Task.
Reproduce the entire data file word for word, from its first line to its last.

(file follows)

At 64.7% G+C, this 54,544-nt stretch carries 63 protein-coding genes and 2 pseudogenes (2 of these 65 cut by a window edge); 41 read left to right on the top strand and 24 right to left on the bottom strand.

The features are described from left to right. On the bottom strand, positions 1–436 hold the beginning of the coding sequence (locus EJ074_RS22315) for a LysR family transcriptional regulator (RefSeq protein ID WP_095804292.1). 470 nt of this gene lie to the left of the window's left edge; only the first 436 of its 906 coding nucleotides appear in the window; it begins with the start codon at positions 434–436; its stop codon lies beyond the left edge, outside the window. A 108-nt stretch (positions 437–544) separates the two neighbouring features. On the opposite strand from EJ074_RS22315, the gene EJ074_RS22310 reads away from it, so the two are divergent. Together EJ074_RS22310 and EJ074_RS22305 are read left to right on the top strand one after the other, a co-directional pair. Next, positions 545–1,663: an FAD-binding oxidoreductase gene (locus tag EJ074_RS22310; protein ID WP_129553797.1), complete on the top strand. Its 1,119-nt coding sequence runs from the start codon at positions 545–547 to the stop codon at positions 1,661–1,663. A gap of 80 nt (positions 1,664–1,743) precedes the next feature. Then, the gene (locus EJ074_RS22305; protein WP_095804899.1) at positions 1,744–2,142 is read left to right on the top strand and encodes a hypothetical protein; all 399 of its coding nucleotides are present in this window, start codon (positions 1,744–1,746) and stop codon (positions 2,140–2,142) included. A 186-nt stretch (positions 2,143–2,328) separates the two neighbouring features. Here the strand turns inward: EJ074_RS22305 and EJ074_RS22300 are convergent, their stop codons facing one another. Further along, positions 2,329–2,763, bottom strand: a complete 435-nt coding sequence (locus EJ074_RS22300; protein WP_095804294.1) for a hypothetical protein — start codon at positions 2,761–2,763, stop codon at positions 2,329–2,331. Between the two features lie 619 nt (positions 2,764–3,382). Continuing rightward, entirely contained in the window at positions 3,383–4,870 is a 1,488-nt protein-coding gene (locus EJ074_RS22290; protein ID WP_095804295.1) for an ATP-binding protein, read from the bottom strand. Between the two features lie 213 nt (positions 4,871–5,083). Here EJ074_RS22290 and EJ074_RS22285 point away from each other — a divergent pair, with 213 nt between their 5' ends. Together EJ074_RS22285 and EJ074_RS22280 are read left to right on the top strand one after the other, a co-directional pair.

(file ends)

At 64.7% G+C, this 54,544-nt stretch carries 63 protein-coding genes and 2 pseudogenes (2 of these 65 cut by a window edge); 41 read left to right on the top strand and 24 right to left on the bottom strand.

The features are described from left to right. On the bottom strand, positions 1–436 hold the beginning of the coding sequence (locus EJ074_RS22315) for a LysR family transcriptional regulator (RefSeq protein ID WP_095804292.1). 470 nt of this gene lie to the left of the window's left edge; only the first 436 of its 906 coding nucleotides appear in the window; it begins with the start codon at positions 434–436; its stop codon lies beyond the left edge, outside the window. A 108-nt stretch (positions 437–544) separates the two neighbouring features. On the opposite strand from EJ074_RS22315, the gene EJ074_RS22310 reads away from it, so the two are divergent. Together EJ074_RS22310 and EJ074_RS22305 are read left to right on the top strand one after the other, a co-directional pair. Next, positions 545–1,663: an FAD-binding oxidoreductase gene (locus tag EJ074_RS22310; protein ID WP_129553797.1), complete on the top strand. Its 1,119-nt coding sequence runs from the start codon at positions 545–547 to the stop codon at positions 1,661–1,663. A gap of 80 nt (positions 1,664–1,743) precedes the next feature. Then, the gene (locus EJ074_RS22305; protein WP_095804899.1) at positions 1,744–2,142 is read left to right on the top strand and encodes a hypothetical protein; all 399 of its coding nucleotides are present in this window, start codon (positions 1,744–1,746) and stop codon (positions 2,140–2,142) included. A 186-nt stretch (positions 2,143–2,328) separates the two neighbouring features. Here the strand turns inward: EJ074_RS22305 and EJ074_RS22300 are convergent, their stop codons facing one another. Further along, positions 2,329–2,763, bottom strand: a complete 435-nt coding sequence (locus EJ074_RS22300; protein WP_095804294.1) for a hypothetical protein — start codon at positions 2,761–2,763, stop codon at positions 2,329–2,331. Between the two features lie 619 nt (positions 2,764–3,382). Continuing rightward, entirely contained in the window at positions 3,383–4,870 is a 1,488-nt protein-coding gene (locus EJ074_RS22290; protein ID WP_095804295.1) for an ATP-binding protein, read from the bottom strand. Between the two features lie 213 nt (positions 4,871–5,083). Here EJ074_RS22290 and EJ074_RS22285 point away from each other — a divergent pair, with 213 nt between their 5' ends. Together EJ074_RS22285 and EJ074_RS22280 are read left to right on the top strand one after the other, a co-directional pair.